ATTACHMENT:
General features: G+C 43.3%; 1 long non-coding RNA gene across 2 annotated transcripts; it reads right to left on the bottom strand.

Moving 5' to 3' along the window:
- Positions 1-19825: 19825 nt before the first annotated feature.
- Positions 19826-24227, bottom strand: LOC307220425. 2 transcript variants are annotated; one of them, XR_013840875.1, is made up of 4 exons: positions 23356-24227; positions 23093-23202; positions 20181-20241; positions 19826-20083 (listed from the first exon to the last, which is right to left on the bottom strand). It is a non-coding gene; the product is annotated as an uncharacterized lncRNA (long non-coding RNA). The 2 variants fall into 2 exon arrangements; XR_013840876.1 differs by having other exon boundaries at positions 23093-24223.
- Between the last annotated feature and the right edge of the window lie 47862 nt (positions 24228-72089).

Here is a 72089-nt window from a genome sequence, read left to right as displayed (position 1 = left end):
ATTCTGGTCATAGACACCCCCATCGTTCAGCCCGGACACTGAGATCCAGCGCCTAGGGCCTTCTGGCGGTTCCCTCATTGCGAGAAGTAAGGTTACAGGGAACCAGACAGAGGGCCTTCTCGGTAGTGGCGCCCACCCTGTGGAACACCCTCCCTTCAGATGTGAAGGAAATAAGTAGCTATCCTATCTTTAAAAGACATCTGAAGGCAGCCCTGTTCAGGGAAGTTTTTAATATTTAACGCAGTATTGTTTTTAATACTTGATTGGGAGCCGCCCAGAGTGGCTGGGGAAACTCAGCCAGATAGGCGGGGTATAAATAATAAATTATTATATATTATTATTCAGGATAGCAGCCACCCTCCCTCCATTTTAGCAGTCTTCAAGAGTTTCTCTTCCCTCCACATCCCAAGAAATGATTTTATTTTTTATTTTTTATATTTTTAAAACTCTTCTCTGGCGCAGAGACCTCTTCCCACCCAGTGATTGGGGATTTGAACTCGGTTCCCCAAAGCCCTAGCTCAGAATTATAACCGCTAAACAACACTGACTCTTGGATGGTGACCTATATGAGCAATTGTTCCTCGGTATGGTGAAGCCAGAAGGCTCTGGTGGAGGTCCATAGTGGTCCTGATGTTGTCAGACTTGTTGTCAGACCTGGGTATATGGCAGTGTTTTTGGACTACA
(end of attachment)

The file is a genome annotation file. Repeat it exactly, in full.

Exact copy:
General features: G+C 43.3%; 1 long non-coding RNA gene across 2 annotated transcripts; it reads right to left on the bottom strand.

Moving 5' to 3' along the window:
- Positions 1-19825: 19825 nt before the first annotated feature.
- Positions 19826-24227, bottom strand: LOC307220425. 2 transcript variants are annotated; one of them, XR_013840875.1, is made up of 4 exons: positions 23356-24227; positions 23093-23202; positions 20181-20241; positions 19826-20083 (listed from the first exon to the last, which is right to left on the bottom strand). It is a non-coding gene; the product is annotated as an uncharacterized lncRNA (long non-coding RNA). The 2 variants fall into 2 exon arrangements; XR_013840876.1 differs by having other exon boundaries at positions 23093-24223.
- Between the last annotated feature and the right edge of the window lie 47862 nt (positions 24228-72089).

Here is a 72089-nt window from a genome sequence, read left to right as displayed (position 1 = left end):
ATTCTGGTCATAGACACCCCCATCGTTCAGCCCGGACACTGAGATCCAGCGCCTAGGGCCTTCTGGCGGTTCCCTCATTGCGAGAAGTAAGGTTACAGGGAACCAGACAGAGGGCCTTCTCGGTAGTGGCGCCCACCCTGTGGAACACCCTCCCTTCAGATGTGAAGGAAATAAGTAGCTATCCTATCTTTAAAAGACATCTGAAGGCAGCCCTGTTCAGGGAAGTTTTTAATATTTAACGCAGTATTGTTTTTAATACTTGATTGGGAGCCGCCCAGAGTGGCTGGGGAAACTCAGCCAGATAGGCGGGGTATAAATAATAAATTATTATATATTATTATTCAGGATAGCAGCCACCCTCCCTCCATTTTAGCAGTCTTCAAGAGTTTCTCTTCCCTCCACATCCCAAGAAATGATTTTATTTTTTATTTTTTATATTTTTAAAACTCTTCTCTGGCGCAGAGACCTCTTCCCACCCAGTGATTGGGGATTTGAACTCGGTTCCCCAAAGCCCTAGCTCAGAATTATAACCGCTAAACAACACTGACTCTTGGATGGTGACCTATATGAGCAATTGTTCCTCGGTATGGTGAAGCCAGAAGGCTCTGGTGGAGGTCCATAGTGGTCCTGATGTTGTCAGACTTGTTGTCAGACCTGGGTATATGGCAGTGTTTTTGGACTACA